Before talking about the movie, let’s spare a thought for Larry Linville.  Larry Linville was not a bad actor but he never recovered from playing Frank Burns on M*A*S*H.  It didn’t have to be that way.  During the first season of M*A*S*H, Frank was self-righteous, annoying, and not a great surgeon but he was still recognizably human and Linville played him as just being insecure and not as quick-witted as the other surgeons.  But as the series went on, Frank was written to be more and more cartoonish and soon he became downright evil.  While every other character got to grow and develop, Frank regressed until eventually there wasn’t any room left for him on the show.  Realizing that Frank would never be allowed to become a fully-rounded character, Linville left the show after the fifth season.  The show went on for 6 more seasons without him but Linville never escaped the shadow of Frank Burns and his post-M*A*S*H movie career was spent playing villains in low-budget films like this one.

As for Pressure Point, it comes from the same people who did Icebreaker and Time Chasers so you know what you’re getting into when you start watching it.  Moments of mild action are mixed in with scenes that only exist to pad out the running time.  Even though I like the idea of action movies that star people who like actual everyday people, Don Magovero is still the least convincing action star that I’ve ever seen.  Whenever he has to run or jump or do anything requiring any sort of physical exertion, he looks like he is about to faint.  Having him go up against Steve Railsback, who actually is a good actor and who is convincing as someone who could organize and lead a militia group, just seems unfair.

I Watched Gibsonburg (2013, dir. by Jonathon Kimble and Bob Mahaffey)

Based on a true story, Gibsonburg is my favorite type of sports story.  It’s about a team that won even though everyone expected it to lose.

During the 2005 regular season, Gibsonburg High School’s baseball team compiles a desultory record of 6 wins and 17 losses.  With a record like that, no one gives them much of a chance in the state’s championship tournament.  But, against the odds, the Gibsonburg Golden Bears not only win the first game of the tournament but the second one and then the third one.  Soon, it starts to look like Gibsonburg could actually come out of nowhere to win the state championship!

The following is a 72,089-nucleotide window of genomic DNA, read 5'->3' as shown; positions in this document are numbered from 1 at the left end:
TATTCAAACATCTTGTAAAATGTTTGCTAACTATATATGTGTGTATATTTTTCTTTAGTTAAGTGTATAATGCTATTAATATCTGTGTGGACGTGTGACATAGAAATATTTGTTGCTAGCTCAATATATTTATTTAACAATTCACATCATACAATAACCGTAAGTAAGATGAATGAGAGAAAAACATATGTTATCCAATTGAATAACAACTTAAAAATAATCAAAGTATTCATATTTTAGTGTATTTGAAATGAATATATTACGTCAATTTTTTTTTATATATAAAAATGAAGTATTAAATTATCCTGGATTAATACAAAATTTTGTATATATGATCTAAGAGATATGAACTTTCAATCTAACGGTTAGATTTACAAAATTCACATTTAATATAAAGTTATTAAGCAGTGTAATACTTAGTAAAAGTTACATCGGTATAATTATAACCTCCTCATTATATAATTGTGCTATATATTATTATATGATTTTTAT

I liked Gibsonburg.  There’s a lot of baseball scenes but, even more importantly, the movie is about what the underdog baseball team does for the spirit of its hometown.  Gibsonburg has been hit hard by the recession and businesses are shutting down left and right.  One of the team’s best players had just been told that the family’s bakery is going to be closed in a few weeks.  The team’s victories gives the entire town something to believe in and it shows that you can succeed even when everyone is expecting you to fail.  The team starts to win after the player comes across as valuable coin that might be lucky but, as the movie shows, the coin had nothing to do with it.  Gibsonburg won because the team came together and refused to give up.  The movie is a heart-warming celebration of community, friendship, and baseball.

Icebreaker (2000, directed by David Giancola)

Carl Grieg (Bruce Campbell) is a terminally ill terrorist who takes over a Vermont ski resort while his henchpeople search the nearby mountains for a lost shipment on plutonium.  The only man who can stop Carl is a wiseass but determined ski patroller, Matt Foster (Sean Astin).  Not only does Matt have to stop Carl from getting his hands on the plutonium but he also has to save his fiancée (Suzanne Turner) and her father (Stacy Keach), both of whom are being held hostage by Carl.  Since his future father-in-law thinks that he’s nothing more than good for nothing ski bum, this is Matt’s chance to prove himself worthy of joining the family.

Icebreaker tries to be Die Hard in a Ski Lodge but it fails because Sean Astin is no one’s idea of an action star.  With his laid back and goofy manner, Astin miscast as someone who can leap from from an exploding ski lift and land in the snow with barely a scratch on him.  This was the last film that Sean Astin made before Peter Jackson offered him the role of Sam in the Lord of the Rings trilogy.  Needless to say, Astin was much better cast in that role than as a knock-off of Bruce Willis.